• Site response zones and short-period earthquake ground motion projections for the Las Vegas Basin

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      https://www.ias.ac.in/article/fulltext/jess/117/S2/0757-0772

    • Keywords

       

      Site response analysis; Las Vegas; Monte-Carlo simulation; earthquake zonation; natural hazards; seismology.

    • Abstract

       

      A deterministic seismic hazard analysis was conducted to address the effect of local soil conditions on earthquake-induced strong ground motion in the Las Vegas Basin, Nevada (US). Using a large geological and geotechnical database, two response units were defined: a fine-grained unit, predominantly clay; and a coarse-grained unit, predominantly gravel. A moderate number of high-quality shallow shear wave velocity measurements were collected from which characteristic shear wave velocity profiles were developed for each response unit. An equivalent-linear one-dimensional site response model was used. The model was calibrated using a basin-wide, small-strain ground motion database. Calibration tests showed that ground motion projections become increasingly conservative with increasing ground-motion amplitude. Projections were overconservative for the coarsegrained response unit, likely due to the sparseness of the velocity database. For the earthquake response analyses, historical ground motions were used to model characteristic ‘bedrock’ motion for earthquakes on 10 faults judged to be critical. Response spectral envelopes were generated for each unit through Monte-Carlo simulations. For the fine-grained response unit, 95th percentile peak ground acceleration, peak spectral acceleration and predominant period were 310 cm/s2, 1100cm/s2, and 0.29 s, respectively. With respect to codified design spectra, projections are lower at short periods and higher at long periods. Projections of peak spectral accelerations for the coarsegrained response unit, were more than double that of codified spectra; however, they are believed to be overconservative. Near-fault effects and basin-edge effects, though potentially important, were not considered in these analyses.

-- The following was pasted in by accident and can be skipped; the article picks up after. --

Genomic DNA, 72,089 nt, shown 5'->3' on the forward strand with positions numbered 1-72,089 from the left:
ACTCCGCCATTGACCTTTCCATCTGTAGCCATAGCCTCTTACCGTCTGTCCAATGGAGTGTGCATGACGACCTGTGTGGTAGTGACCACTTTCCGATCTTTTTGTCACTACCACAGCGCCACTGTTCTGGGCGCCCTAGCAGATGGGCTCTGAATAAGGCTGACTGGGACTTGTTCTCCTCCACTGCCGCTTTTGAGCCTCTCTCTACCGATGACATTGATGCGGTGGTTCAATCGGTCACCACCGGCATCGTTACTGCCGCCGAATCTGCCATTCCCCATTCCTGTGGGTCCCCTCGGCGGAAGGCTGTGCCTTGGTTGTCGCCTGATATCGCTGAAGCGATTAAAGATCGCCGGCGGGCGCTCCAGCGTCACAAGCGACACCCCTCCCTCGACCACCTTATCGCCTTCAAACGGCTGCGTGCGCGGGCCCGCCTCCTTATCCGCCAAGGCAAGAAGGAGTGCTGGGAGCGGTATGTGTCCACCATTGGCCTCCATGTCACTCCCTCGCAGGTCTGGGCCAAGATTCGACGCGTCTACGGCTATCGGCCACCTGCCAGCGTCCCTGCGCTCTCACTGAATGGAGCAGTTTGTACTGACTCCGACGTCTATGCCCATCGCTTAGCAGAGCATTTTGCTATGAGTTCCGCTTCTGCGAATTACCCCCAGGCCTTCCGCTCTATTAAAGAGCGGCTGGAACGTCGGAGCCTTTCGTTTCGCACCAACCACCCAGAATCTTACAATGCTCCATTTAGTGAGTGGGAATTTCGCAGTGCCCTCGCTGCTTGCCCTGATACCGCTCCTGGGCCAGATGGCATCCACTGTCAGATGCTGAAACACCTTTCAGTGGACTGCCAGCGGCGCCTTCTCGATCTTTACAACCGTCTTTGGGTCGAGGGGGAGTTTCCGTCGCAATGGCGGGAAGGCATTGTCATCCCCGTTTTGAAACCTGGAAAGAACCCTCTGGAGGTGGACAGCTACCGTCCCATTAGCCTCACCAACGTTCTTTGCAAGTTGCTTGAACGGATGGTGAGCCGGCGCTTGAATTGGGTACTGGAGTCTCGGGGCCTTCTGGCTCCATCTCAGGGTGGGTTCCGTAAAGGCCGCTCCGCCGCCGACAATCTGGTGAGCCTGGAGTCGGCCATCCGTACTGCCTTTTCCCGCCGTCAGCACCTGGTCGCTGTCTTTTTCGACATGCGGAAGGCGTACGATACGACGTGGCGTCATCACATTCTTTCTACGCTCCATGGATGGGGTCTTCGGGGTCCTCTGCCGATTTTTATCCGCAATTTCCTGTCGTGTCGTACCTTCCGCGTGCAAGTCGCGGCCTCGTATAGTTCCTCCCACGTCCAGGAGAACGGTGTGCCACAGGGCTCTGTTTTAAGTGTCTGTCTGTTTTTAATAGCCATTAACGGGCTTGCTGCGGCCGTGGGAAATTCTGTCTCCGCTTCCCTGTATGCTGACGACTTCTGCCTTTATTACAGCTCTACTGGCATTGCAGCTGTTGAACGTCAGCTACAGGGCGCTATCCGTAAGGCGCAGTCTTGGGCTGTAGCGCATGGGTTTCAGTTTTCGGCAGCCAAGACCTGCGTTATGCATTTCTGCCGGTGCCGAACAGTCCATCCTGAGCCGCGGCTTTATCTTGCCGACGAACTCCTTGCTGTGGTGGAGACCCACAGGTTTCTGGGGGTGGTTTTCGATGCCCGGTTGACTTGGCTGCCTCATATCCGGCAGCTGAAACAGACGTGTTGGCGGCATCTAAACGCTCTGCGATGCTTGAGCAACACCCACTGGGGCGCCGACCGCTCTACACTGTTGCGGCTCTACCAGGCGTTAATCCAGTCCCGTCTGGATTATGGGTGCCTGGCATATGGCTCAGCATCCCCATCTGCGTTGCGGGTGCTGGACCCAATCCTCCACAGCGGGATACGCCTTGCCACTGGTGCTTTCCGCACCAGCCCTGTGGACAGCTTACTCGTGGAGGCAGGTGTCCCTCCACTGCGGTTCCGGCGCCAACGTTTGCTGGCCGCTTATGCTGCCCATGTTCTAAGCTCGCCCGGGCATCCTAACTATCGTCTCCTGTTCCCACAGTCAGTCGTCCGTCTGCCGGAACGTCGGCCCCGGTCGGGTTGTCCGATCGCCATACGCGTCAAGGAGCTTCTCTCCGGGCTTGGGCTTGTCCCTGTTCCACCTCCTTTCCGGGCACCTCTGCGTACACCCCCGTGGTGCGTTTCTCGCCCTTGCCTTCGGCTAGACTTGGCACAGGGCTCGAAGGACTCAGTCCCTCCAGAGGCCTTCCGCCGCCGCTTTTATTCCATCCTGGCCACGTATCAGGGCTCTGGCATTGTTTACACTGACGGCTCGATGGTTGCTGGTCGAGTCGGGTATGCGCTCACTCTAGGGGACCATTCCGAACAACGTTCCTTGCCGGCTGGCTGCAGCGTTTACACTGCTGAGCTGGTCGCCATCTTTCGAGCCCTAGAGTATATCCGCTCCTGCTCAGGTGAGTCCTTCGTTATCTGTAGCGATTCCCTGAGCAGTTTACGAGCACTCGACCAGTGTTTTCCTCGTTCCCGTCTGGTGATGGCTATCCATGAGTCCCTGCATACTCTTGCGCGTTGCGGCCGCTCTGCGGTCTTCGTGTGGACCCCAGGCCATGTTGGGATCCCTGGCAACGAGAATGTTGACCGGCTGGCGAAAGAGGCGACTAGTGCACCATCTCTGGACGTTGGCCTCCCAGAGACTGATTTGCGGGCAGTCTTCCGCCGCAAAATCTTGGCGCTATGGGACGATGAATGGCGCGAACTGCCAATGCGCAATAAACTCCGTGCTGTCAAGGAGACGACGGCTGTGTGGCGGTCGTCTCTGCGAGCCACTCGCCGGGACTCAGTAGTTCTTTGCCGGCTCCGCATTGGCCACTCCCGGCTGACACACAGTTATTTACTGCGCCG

• Author Affiliations

       

      Barbara Luke1 Ying Liu2

      1. University of Nevada Las Vegas, Las Vegas, Nevada 89154-4015, USA.
      2. Group Delta Consultants, 370 Amapola Avenue, Ste. 212, Torrance, California 90501, USA.
    • Dates

       
  • Journal of Earth System Science | News

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